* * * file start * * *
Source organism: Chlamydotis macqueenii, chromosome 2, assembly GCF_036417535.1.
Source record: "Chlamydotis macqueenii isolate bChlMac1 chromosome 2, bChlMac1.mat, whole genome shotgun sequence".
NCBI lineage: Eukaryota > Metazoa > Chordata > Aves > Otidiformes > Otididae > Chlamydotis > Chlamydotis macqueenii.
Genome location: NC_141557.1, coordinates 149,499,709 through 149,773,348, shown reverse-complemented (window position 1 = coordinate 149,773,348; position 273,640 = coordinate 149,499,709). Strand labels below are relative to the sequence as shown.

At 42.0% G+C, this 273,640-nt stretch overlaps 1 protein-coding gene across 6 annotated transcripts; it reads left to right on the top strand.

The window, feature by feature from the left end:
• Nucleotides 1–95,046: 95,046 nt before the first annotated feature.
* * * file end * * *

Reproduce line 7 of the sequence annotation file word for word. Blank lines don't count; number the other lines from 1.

• Nucleotides 1–95,046: 95,046 nt before the first annotated feature.